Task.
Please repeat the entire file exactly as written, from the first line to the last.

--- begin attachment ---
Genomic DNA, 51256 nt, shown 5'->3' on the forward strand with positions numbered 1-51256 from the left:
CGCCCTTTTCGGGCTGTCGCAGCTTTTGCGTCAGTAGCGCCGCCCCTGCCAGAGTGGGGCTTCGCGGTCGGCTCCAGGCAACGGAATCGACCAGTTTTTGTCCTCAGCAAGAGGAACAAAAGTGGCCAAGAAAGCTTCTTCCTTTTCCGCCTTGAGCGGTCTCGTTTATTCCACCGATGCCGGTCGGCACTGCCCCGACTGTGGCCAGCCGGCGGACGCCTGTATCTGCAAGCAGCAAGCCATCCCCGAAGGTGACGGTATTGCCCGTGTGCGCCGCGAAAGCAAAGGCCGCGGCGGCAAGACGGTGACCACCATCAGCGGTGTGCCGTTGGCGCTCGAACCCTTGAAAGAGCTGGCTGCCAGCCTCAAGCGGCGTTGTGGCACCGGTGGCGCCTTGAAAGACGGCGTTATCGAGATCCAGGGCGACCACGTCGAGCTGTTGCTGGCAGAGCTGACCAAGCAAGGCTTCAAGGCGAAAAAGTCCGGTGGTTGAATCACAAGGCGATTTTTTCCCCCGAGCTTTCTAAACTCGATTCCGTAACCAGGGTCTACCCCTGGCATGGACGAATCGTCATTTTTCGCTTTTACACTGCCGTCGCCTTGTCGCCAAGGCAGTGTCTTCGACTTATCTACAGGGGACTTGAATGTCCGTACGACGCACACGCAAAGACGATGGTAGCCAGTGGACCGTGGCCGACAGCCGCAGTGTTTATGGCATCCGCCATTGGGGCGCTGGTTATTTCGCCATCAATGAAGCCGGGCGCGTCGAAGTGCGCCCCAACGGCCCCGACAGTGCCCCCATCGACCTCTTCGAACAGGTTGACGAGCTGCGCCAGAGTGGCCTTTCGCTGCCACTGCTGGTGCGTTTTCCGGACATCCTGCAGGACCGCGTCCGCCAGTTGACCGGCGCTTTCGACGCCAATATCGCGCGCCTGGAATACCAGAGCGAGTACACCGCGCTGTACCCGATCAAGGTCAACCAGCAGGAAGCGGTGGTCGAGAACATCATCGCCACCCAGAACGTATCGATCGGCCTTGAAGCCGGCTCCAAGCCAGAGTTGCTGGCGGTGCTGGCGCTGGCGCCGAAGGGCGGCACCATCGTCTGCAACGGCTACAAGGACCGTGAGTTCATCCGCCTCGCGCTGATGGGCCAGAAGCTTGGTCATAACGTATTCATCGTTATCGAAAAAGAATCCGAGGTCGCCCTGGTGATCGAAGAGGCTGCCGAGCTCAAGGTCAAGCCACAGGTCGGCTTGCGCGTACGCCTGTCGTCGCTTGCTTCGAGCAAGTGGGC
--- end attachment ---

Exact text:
Genomic DNA, 51256 nt, shown 5'->3' on the forward strand with positions numbered 1-51256 from the left:
CGCCCTTTTCGGGCTGTCGCAGCTTTTGCGTCAGTAGCGCCGCCCCTGCCAGAGTGGGGCTTCGCGGTCGGCTCCAGGCAACGGAATCGACCAGTTTTTGTCCTCAGCAAGAGGAACAAAAGTGGCCAAGAAAGCTTCTTCCTTTTCCGCCTTGAGCGGTCTCGTTTATTCCACCGATGCCGGTCGGCACTGCCCCGACTGTGGCCAGCCGGCGGACGCCTGTATCTGCAAGCAGCAAGCCATCCCCGAAGGTGACGGTATTGCCCGTGTGCGCCGCGAAAGCAAAGGCCGCGGCGGCAAGACGGTGACCACCATCAGCGGTGTGCCGTTGGCGCTCGAACCCTTGAAAGAGCTGGCTGCCAGCCTCAAGCGGCGTTGTGGCACCGGTGGCGCCTTGAAAGACGGCGTTATCGAGATCCAGGGCGACCACGTCGAGCTGTTGCTGGCAGAGCTGACCAAGCAAGGCTTCAAGGCGAAAAAGTCCGGTGGTTGAATCACAAGGCGATTTTTTCCCCCGAGCTTTCTAAACTCGATTCCGTAACCAGGGTCTACCCCTGGCATGGACGAATCGTCATTTTTCGCTTTTACACTGCCGTCGCCTTGTCGCCAAGGCAGTGTCTTCGACTTATCTACAGGGGACTTGAATGTCCGTACGACGCACACGCAAAGACGATGGTAGCCAGTGGACCGTGGCCGACAGCCGCAGTGTTTATGGCATCCGCCATTGGGGCGCTGGTTATTTCGCCATCAATGAAGCCGGGCGCGTCGAAGTGCGCCCCAACGGCCCCGACAGTGCCCCCATCGACCTCTTCGAACAGGTTGACGAGCTGCGCCAGAGTGGCCTTTCGCTGCCACTGCTGGTGCGTTTTCCGGACATCCTGCAGGACCGCGTCCGCCAGTTGACCGGCGCTTTCGACGCCAATATCGCGCGCCTGGAATACCAGAGCGAGTACACCGCGCTGTACCCGATCAAGGTCAACCAGCAGGAAGCGGTGGTCGAGAACATCATCGCCACCCAGAACGTATCGATCGGCCTTGAAGCCGGCTCCAAGCCAGAGTTGCTGGCGGTGCTGGCGCTGGCGCCGAAGGGCGGCACCATCGTCTGCAACGGCTACAAGGACCGTGAGTTCATCCGCCTCGCGCTGATGGGCCAGAAGCTTGGTCATAACGTATTCATCGTTATCGAAAAAGAATCCGAGGTCGCCCTGGTGATCGAAGAGGCTGCCGAGCTCAAGGTCAAGCCACAGGTCGGCTTGCGCGTACGCCTGTCGTCGCTTGCTTCGAGCAAGTGGGC